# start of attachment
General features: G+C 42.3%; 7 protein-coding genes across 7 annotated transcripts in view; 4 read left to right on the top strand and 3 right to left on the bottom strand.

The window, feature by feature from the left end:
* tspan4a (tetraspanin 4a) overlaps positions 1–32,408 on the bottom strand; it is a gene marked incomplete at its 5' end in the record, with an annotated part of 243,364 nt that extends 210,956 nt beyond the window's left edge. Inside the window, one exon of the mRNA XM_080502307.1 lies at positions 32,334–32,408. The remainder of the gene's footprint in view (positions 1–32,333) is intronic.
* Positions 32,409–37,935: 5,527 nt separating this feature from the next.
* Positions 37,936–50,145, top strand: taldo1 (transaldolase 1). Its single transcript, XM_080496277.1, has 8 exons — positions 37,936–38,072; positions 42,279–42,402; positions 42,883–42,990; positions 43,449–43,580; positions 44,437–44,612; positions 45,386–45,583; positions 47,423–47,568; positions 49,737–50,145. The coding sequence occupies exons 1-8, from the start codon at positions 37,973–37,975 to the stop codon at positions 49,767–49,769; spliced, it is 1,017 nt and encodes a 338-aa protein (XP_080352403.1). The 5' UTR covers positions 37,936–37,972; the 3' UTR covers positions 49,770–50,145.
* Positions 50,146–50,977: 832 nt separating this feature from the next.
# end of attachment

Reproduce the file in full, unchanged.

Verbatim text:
General features: G+C 42.3%; 7 protein-coding genes across 7 annotated transcripts in view; 4 read left to right on the top strand and 3 right to left on the bottom strand.

The window, feature by feature from the left end:
* tspan4a (tetraspanin 4a) overlaps positions 1–32,408 on the bottom strand; it is a gene marked incomplete at its 5' end in the record, with an annotated part of 243,364 nt that extends 210,956 nt beyond the window's left edge. Inside the window, one exon of the mRNA XM_080502307.1 lies at positions 32,334–32,408. The remainder of the gene's footprint in view (positions 1–32,333) is intronic.
* Positions 32,409–37,935: 5,527 nt separating this feature from the next.
* Positions 37,936–50,145, top strand: taldo1 (transaldolase 1). Its single transcript, XM_080496277.1, has 8 exons — positions 37,936–38,072; positions 42,279–42,402; positions 42,883–42,990; positions 43,449–43,580; positions 44,437–44,612; positions 45,386–45,583; positions 47,423–47,568; positions 49,737–50,145. The coding sequence occupies exons 1-8, from the start codon at positions 37,973–37,975 to the stop codon at positions 49,767–49,769; spliced, it is 1,017 nt and encodes a 338-aa protein (XP_080352403.1). The 5' UTR covers positions 37,936–37,972; the 3' UTR covers positions 49,770–50,145.
* Positions 50,146–50,977: 832 nt separating this feature from the next.